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Rep. Martha McSally’s 2017 Report Card

Representative from Arizona's 2nd District
Republican
Serving Jan 6, 2015 – Jan 3, 2019


These special year-end statistics cover McSally’s record during the 2017 legislative year (Jan 3, 2017-Dec 31, 2017) and compare her to other representatives serving at the end of that period. Last updated on Jan 6, 2018.

A higher or lower number below doesn’t necessarily make this legislator any better or worse, or more or less effective, than other Members of Congress. We present these statistics for you to understand the quantitative aspects of McSally’s legislative career and make your own judgements based on what activities you think are important.

Keep in mind that there are many important aspects of being a legislator besides what can be measured, such as constituent services and performing oversight of the executive branch, which aren’t reflected here.

 

Got influential cosponsors the most often compared to All Representatives

13 of McSally’s bills and resolutions in 2017 had a cosponsor who was a chair or ranking member of a committee that the bill was referred to. Getting support from committee leaders on relevant committees is a crucial step in moving legislation forward.

Those bills were: H.R. 362: January 8th National Memorial Act; H.R. 505: Border Security Technology Accountability Act ...; H.R. 677: CBRN Intelligence and Information Sharing ...; H.R. 678: Department of Homeland Security Support ...; H.R. 1302: Terrorist and Foreign Fighter Travel ...; H.R. 2052: PRIVATE Act; H.R. 2053: Mining Schools Enhancement Act; H.R. 2192: To amend the Public Health ...; H.R. 2213: Anti-Border Corruption Reauthorization Act of ...; H.R. 2790: Humane Cosmetics Act; H.R. 2987: 21st Century Conservation Service Corps ...; H.R. 3018: Veterans’ Entry to Apprenticeship Act; H.R. 3551: C-TPAT Reauthorization Act of 2017

Compare to all Arizona Delegation (88th percentile); House Sophomores (98th percentile); House Republicans (100th percentile); All Representatives (100th percentile).


 

Introduced the most bills compared to House Sophomores

McSally introduced 23 bills and resolutions in 2017. View Bills »

Compare to all Arizona Delegation (88th percentile); House Sophomores (98th percentile); House Republicans (92nd percentile); All Representatives (90th percentile).


 

Cosponsored the fewest bills compared to Arizona Delegation

McSally cosponsored 112 bills and resolutions introduced by other Members of Congress. Cosponsorship shows a willingness to work with others to advance policy goals. View Cosponsored Bills »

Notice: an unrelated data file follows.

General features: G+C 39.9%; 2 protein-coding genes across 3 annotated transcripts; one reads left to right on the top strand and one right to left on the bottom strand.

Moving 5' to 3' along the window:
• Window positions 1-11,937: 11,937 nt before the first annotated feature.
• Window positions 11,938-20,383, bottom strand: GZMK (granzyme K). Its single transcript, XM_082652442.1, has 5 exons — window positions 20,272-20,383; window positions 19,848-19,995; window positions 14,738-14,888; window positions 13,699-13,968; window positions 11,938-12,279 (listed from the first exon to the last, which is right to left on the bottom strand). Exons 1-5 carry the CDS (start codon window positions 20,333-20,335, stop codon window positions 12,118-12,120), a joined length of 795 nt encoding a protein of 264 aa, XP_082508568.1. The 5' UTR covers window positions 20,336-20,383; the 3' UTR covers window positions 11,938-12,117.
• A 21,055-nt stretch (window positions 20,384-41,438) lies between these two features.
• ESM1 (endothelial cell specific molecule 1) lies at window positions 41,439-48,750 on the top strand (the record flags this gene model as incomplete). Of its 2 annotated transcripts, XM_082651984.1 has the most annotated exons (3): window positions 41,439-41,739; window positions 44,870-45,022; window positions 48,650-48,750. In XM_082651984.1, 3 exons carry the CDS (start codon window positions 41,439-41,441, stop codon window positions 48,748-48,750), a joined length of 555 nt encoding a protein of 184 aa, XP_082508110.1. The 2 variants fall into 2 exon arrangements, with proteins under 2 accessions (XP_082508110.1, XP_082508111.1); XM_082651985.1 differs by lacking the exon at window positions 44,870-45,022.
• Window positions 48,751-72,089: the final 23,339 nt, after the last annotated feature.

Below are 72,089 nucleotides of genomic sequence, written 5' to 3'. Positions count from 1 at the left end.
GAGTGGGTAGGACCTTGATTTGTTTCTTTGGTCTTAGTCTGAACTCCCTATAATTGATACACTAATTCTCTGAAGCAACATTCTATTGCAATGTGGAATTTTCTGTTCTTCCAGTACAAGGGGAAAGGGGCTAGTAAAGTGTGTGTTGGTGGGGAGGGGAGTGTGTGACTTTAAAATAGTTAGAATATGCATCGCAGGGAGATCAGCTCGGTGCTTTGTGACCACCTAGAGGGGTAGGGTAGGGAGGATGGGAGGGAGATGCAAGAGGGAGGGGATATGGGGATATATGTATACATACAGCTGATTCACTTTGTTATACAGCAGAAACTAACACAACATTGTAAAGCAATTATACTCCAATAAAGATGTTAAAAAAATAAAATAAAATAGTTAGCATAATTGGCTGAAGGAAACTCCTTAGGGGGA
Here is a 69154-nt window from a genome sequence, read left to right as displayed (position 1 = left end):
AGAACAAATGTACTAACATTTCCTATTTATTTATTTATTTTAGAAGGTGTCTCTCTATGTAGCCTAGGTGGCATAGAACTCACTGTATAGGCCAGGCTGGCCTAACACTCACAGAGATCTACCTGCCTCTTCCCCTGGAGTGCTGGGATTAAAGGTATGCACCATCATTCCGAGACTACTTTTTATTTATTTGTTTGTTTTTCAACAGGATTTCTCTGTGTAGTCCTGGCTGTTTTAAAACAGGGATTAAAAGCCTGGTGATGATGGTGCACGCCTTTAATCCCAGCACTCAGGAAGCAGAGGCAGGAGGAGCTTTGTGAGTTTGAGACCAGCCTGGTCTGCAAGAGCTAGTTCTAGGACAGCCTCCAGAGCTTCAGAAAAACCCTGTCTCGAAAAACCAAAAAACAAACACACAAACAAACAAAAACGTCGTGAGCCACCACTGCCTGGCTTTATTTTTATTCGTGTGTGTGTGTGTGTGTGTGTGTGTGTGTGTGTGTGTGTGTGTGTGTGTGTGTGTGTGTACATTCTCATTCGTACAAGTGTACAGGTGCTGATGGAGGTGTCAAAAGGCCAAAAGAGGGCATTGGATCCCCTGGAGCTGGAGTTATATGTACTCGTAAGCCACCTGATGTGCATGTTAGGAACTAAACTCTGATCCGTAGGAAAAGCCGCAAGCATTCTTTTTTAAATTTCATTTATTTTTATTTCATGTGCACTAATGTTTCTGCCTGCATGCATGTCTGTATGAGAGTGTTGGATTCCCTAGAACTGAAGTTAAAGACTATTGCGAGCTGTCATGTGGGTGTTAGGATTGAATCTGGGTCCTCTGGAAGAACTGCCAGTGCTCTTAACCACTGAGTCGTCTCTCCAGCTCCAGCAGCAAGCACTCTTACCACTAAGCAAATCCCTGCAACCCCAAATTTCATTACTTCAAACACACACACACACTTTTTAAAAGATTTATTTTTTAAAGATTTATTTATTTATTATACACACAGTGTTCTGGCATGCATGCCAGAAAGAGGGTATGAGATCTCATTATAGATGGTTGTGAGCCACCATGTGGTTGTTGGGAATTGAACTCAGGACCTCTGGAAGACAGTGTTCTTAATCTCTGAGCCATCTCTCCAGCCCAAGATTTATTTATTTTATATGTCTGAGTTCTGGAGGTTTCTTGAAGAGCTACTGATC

Compare to all Arizona Delegation (0th percentile); House Sophomores (16th percentile); House Republicans (33rd percentile); All Representatives (20th percentile).


 

Held the most committee positions compared to House Sophomores (tied with 1 other)

McSally held a leadership position on 0 committees and 2 subcommittees, as either a chair (majority party) or ranking member (minority party), at the end of the session. For comparison to other Members of Congress, we assigned a score giving five points for each full committee leadership position and one point for each subcommittee leadership position. View McSally’s Profile »

Compare to all Arizona Delegation (63rd percentile); House Sophomores (97th percentile); House Republicans (84th percentile); All Representatives (87th percentile).


 

Ranked the 2nd top leader compared to House Sophomores

Our unique leadership analysis looks at who is cosponsoring whose bills. A higher score shows a greater ability to get cosponsors on bills.

For more, see our methodology. Note that because on this page only legislative activity in 2017 is considered, the leadership score here may differ from McSally’s score elsewhere on GovTrack.

Compare to all Arizona Delegation (88th percentile); House Sophomores (97th percentile); House Republicans (92nd percentile); All Representatives (95th percentile).


 

Got the 3rd most cosponsors on their bills compared to House Sophomores

McSally’s bills and resolutions had 520 cosponsors in 2017. Securing cosponsors is an important part of getting support for a bill, although having more cosponsors does not always mean a bill will get a vote. View Bills »

Compare to all Arizona Delegation (75th percentile); House Sophomores (95th percentile); House Republicans (93rd percentile); All Representatives (92nd percentile).


 

Got bicameral support on the 5th most bills compared to House Sophomores (tied with 3 others)

The House and Senate often work on the same issue simultaneously by introducing companion bills in each chamber. 4 of McSally’s bills and resolutions had a companion bill in the Senate. Working with a sponsor in the other chamber makes a bill more likely to be passed by both the House and Senate.

Those bills were: H.R. 362: January 8th National Memorial Act; H.R. 1410: Nogales Wastewater Fairness Act; H.R. 1547: Udall Park Land Exchange Completion ...; H.R. 3212: To reauthorize the State Criminal ...

Compare to all Arizona Delegation (75th percentile); House Sophomores (87th percentile); House Republicans (83rd percentile); All Representatives (84th percentile).

Companion bills are those that are identified as “identical” by Congress’s Congressional Research Service.


 

Got bipartisan cosponsors on the 9th most bills compared to All Representatives (tied with 5 others)

In this era of partisanship, it is encouraging to see Members of Congress working across the aisle. 14 of McSally’s 23 bills and resolutions had both a Democratic cosponsor and a Republican cosponsor in 2017.

Compare to all Arizona Delegation (88th percentile); House Sophomores (95th percentile); House Republicans (96th percentile); All Representatives (97th percentile).